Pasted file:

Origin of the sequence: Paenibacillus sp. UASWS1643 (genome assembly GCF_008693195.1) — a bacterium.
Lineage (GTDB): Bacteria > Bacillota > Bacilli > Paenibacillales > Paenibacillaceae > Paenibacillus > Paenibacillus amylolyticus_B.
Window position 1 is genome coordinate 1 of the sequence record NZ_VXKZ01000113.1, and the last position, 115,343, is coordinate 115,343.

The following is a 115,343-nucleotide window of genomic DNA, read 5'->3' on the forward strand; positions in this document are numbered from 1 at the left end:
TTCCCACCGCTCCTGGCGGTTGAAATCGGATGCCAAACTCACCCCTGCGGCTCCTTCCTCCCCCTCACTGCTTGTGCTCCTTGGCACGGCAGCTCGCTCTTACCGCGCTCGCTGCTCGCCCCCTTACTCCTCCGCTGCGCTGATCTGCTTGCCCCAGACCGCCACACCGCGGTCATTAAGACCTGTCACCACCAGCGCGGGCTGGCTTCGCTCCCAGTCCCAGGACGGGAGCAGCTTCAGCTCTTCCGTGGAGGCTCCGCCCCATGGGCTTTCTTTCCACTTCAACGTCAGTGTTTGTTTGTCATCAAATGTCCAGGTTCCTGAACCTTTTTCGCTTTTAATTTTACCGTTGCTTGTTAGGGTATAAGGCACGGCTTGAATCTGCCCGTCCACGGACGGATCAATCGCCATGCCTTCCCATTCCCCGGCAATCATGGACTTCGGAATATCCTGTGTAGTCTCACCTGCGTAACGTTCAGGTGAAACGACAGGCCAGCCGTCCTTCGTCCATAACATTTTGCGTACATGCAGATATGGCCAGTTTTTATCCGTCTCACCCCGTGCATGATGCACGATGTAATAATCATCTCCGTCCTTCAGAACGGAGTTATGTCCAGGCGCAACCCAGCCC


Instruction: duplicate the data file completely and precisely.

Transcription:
Origin of the sequence: Paenibacillus sp. UASWS1643 (genome assembly GCF_008693195.1) — a bacterium.
Lineage (GTDB): Bacteria > Bacillota > Bacilli > Paenibacillales > Paenibacillaceae > Paenibacillus > Paenibacillus amylolyticus_B.
Window position 1 is genome coordinate 1 of the sequence record NZ_VXKZ01000113.1, and the last position, 115,343, is coordinate 115,343.

The following is a 115,343-nucleotide window of genomic DNA, read 5'->3' on the forward strand; positions in this document are numbered from 1 at the left end:
TTCCCACCGCTCCTGGCGGTTGAAATCGGATGCCAAACTCACCCCTGCGGCTCCTTCCTCCCCCTCACTGCTTGTGCTCCTTGGCACGGCAGCTCGCTCTTACCGCGCTCGCTGCTCGCCCCCTTACTCCTCCGCTGCGCTGATCTGCTTGCCCCAGACCGCCACACCGCGGTCATTAAGACCTGTCACCACCAGCGCGGGCTGGCTTCGCTCCCAGTCCCAGGACGGGAGCAGCTTCAGCTCTTCCGTGGAGGCTCCGCCCCATGGGCTTTCTTTCCACTTCAACGTCAGTGTTTGTTTGTCATCAAATGTCCAGGTTCCTGAACCTTTTTCGCTTTTAATTTTACCGTTGCTTGTTAGGGTATAAGGCACGGCTTGAATCTGCCCGTCCACGGACGGATCAATCGCCATGCCTTCCCATTCCCCGGCAATCATGGACTTCGGAATATCCTGTGTAGTCTCACCTGCGTAACGTTCAGGTGAAACGACAGGCCAGCCGTCCTTCGTCCATAACATTTTGCGTACATGCAGATATGGCCAGTTTTTATCCGTCTCACCCCGTGCATGATGCACGATGTAATAATCATCTCCGTCCTTCAGAACGGAGTTATGTCCAGGCGCAACCCAGCCC